In the global 5G race, China is one of the biggest players with good prospects for the pole position. With almost 25,000 declared 5G patent families as of October 2020, the country has become one of the leaders in the research and development of 5G. China’s long-term strategy is focused on high public investment, wide-ranging spectrum deployment covering a very broad area, and a government-coordinated guiding program.
Since 2015, the rollout has been organised at a national level through three state-owned mobile operators – China Mobile, China Unicorn, and China Telecom. In December 2019, operating licenses were issued for all of them. However, the physical rollout of 5G is not controlled by these operators, but by China Tower, which is the largest base station site-operator worldwide. Despite this, China’s domestic rollout has started to slow down due to problems with indoor coverage.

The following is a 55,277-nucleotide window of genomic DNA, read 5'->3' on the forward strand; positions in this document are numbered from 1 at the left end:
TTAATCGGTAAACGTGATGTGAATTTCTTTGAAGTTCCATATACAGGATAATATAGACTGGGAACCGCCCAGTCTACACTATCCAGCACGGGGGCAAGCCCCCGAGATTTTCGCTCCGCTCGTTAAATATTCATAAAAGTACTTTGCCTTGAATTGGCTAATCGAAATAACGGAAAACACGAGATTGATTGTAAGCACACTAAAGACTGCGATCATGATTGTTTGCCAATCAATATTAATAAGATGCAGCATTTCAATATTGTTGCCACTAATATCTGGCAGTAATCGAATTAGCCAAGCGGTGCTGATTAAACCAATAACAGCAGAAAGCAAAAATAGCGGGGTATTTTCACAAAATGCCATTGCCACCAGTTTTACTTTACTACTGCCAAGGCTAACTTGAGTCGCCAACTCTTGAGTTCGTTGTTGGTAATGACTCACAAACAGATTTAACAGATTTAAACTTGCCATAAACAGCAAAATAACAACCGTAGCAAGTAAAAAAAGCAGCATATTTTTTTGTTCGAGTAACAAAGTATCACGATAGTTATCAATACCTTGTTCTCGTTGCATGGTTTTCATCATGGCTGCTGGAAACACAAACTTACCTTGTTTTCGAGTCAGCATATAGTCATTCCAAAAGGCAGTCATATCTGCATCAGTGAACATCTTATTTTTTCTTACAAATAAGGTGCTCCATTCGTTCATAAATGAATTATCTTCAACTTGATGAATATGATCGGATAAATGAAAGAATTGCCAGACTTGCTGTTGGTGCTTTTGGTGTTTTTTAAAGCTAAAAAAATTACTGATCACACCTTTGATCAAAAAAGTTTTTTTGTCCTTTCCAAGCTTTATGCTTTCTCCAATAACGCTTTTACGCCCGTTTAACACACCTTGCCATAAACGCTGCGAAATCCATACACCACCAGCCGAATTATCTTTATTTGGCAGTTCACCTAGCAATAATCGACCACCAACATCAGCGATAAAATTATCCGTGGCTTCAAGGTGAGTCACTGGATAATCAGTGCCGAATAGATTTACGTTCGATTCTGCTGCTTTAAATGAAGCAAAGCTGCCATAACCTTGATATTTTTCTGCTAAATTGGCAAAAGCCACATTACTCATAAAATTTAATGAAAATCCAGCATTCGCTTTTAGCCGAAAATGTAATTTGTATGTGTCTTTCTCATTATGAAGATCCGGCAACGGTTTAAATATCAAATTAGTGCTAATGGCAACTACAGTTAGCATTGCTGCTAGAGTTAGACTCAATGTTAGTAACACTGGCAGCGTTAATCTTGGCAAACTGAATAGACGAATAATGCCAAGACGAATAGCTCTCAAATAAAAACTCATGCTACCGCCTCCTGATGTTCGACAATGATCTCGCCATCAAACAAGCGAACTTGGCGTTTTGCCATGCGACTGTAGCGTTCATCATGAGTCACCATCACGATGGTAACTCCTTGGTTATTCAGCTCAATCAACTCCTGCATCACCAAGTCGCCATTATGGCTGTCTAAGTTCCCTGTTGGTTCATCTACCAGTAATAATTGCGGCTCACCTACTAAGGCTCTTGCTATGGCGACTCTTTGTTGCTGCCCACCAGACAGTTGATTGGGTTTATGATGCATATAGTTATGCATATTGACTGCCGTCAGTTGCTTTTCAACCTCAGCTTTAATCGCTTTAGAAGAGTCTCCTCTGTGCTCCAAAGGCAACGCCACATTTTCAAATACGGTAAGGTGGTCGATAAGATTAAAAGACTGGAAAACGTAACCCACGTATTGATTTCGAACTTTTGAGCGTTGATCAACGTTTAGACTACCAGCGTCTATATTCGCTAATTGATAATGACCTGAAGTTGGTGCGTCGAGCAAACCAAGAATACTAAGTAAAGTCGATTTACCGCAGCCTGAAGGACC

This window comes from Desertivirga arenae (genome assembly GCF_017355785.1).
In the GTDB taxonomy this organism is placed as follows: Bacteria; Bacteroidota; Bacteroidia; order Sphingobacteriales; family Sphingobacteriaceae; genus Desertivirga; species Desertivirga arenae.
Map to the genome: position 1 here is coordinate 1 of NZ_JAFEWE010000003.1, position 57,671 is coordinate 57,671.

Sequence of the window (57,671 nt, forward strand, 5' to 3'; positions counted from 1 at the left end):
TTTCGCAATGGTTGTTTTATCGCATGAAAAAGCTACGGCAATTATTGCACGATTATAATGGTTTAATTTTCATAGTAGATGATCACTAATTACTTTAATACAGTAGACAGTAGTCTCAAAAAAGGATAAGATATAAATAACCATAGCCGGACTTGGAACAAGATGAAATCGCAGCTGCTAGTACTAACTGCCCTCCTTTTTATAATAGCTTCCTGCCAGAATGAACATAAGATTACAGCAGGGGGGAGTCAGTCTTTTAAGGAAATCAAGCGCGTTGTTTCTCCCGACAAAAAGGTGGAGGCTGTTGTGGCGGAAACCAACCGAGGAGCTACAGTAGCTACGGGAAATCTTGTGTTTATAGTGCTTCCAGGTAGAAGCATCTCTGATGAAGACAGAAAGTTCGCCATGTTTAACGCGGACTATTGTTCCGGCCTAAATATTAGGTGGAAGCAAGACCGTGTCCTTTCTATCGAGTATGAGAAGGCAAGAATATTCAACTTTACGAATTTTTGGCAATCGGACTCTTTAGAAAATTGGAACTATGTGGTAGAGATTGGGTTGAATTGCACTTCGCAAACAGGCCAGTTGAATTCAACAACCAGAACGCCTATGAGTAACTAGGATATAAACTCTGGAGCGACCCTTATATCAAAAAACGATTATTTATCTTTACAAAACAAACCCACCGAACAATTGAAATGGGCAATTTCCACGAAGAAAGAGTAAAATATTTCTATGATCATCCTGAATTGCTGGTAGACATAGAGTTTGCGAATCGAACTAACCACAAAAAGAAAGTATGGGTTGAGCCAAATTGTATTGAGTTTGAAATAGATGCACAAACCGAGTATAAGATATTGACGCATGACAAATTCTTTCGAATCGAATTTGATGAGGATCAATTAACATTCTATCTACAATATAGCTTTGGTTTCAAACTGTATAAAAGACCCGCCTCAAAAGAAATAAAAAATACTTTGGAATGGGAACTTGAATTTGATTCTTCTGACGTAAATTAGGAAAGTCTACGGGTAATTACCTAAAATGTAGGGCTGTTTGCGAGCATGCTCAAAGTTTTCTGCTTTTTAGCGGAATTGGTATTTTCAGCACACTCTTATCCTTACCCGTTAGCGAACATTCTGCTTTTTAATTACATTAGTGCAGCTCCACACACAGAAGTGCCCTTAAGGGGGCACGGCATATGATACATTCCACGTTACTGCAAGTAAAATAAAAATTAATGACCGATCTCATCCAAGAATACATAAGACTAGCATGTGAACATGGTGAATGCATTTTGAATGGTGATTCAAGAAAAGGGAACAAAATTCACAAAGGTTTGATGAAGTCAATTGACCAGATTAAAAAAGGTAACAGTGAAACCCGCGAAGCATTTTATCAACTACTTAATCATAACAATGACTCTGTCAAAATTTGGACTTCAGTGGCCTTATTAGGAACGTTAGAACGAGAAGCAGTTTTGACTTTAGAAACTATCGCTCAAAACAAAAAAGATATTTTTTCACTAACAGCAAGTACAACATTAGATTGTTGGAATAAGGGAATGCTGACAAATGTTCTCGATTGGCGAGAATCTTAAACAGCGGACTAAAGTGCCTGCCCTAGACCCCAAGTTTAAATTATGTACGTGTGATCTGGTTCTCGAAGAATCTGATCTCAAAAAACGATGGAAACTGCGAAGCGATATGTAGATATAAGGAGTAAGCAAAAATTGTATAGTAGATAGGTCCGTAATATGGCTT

On the global stage, the (partial) ban of Huawei in some countries has weakened China’s position. Australia, for instance, has decided to exclude Huawei from its local 5G rollout, as the company was identified as a high-risk vendor. Similar conclusions were made by the Swedish and British governments. The US, in particular, fears that 5G equipment and software from Huawei might contain malicious code designed to open the door for unwanted practices, including espionage, cybercrime, and the potential disruption of critical infrastructure. Spectrum auctions of 5G mobile telecommunication networks have also sparked debate around whether using Chinese 5G equipment poses a security threat. The EU has set up a coherent policy and toolbox for the rollout of 5G among member states, which includes the identification of high-risk vendors.